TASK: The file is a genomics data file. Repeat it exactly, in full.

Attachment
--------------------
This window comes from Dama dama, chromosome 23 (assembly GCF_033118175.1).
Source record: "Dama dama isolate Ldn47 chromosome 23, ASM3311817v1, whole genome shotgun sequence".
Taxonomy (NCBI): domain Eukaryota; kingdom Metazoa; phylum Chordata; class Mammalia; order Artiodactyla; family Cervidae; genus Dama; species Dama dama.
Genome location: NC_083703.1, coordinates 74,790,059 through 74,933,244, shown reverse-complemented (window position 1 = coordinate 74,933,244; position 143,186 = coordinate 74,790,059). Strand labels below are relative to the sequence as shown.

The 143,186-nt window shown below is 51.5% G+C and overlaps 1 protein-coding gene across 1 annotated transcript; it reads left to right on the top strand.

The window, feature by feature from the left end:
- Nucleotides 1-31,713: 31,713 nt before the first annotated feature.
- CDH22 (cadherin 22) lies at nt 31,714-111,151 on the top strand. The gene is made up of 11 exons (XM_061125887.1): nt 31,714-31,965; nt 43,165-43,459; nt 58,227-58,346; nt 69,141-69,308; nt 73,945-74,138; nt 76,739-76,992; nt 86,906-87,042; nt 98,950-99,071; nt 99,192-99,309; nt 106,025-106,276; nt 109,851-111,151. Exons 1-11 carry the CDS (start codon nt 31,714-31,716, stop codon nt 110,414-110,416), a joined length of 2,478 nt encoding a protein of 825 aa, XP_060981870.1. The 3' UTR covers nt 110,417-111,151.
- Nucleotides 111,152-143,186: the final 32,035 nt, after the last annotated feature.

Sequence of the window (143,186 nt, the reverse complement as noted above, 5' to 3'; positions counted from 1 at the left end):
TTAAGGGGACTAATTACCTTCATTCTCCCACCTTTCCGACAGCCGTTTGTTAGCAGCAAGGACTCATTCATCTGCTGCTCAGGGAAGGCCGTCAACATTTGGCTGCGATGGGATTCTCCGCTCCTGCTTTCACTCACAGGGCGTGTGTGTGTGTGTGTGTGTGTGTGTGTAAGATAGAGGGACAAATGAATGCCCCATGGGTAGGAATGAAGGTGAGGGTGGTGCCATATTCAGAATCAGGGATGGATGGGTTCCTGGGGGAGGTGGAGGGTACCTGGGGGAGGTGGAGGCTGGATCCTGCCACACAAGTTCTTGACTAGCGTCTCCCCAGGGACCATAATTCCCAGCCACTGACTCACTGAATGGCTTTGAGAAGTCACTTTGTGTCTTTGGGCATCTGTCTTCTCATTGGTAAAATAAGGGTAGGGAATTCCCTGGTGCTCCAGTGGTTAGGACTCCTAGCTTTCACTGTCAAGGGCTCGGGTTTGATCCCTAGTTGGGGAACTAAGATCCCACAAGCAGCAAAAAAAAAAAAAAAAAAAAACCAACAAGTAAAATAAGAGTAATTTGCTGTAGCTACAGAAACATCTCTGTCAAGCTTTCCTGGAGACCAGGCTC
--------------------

This window comes from Dama dama, chromosome 23 (assembly GCF_033118175.1).
Source record: "Dama dama isolate Ldn47 chromosome 23, ASM3311817v1, whole genome shotgun sequence".
Taxonomy (NCBI): domain Eukaryota; kingdom Metazoa; phylum Chordata; class Mammalia; order Artiodactyla; family Cervidae; genus Dama; species Dama dama.
Genome location: NC_083703.1, coordinates 74,790,059 through 74,933,244, shown reverse-complemented (window position 1 = coordinate 74,933,244; position 143,186 = coordinate 74,790,059). Strand labels below are relative to the sequence as shown.

The 143,186-nt window shown below is 51.5% G+C and overlaps 1 protein-coding gene across 1 annotated transcript; it reads left to right on the top strand.

The window, feature by feature from the left end:
- Nucleotides 1-31,713: 31,713 nt before the first annotated feature.
- CDH22 (cadherin 22) lies at nt 31,714-111,151 on the top strand. The gene is made up of 11 exons (XM_061125887.1): nt 31,714-31,965; nt 43,165-43,459; nt 58,227-58,346; nt 69,141-69,308; nt 73,945-74,138; nt 76,739-76,992; nt 86,906-87,042; nt 98,950-99,071; nt 99,192-99,309; nt 106,025-106,276; nt 109,851-111,151. Exons 1-11 carry the CDS (start codon nt 31,714-31,716, stop codon nt 110,414-110,416), a joined length of 2,478 nt encoding a protein of 825 aa, XP_060981870.1. The 3' UTR covers nt 110,417-111,151.
- Nucleotides 111,152-143,186: the final 32,035 nt, after the last annotated feature.

Sequence of the window (143,186 nt, the reverse complement as noted above, 5' to 3'; positions counted from 1 at the left end):
TTAAGGGGACTAATTACCTTCATTCTCCCACCTTTCCGACAGCCGTTTGTTAGCAGCAAGGACTCATTCATCTGCTGCTCAGGGAAGGCCGTCAACATTTGGCTGCGATGGGATTCTCCGCTCCTGCTTTCACTCACAGGGCGTGTGTGTGTGTGTGTGTGTGTGTGTGTAAGATAGAGGGACAAATGAATGCCCCATGGGTAGGAATGAAGGTGAGGGTGGTGCCATATTCAGAATCAGGGATGGATGGGTTCCTGGGGGAGGTGGAGGGTACCTGGGGGAGGTGGAGGCTGGATCCTGCCACACAAGTTCTTGACTAGCGTCTCCCCAGGGACCATAATTCCCAGCCACTGACTCACTGAATGGCTTTGAGAAGTCACTTTGTGTCTTTGGGCATCTGTCTTCTCATTGGTAAAATAAGGGTAGGGAATTCCCTGGTGCTCCAGTGGTTAGGACTCCTAGCTTTCACTGTCAAGGGCTCGGGTTTGATCCCTAGTTGGGGAACTAAGATCCCACAAGCAGCAAAAAAAAAAAAAAAAAAAAACCAACAAGTAAAATAAGAGTAATTTGCTGTAGCTACAGAAACATCTCTGTCAAGCTTTCCTGGAGACCAGGCTC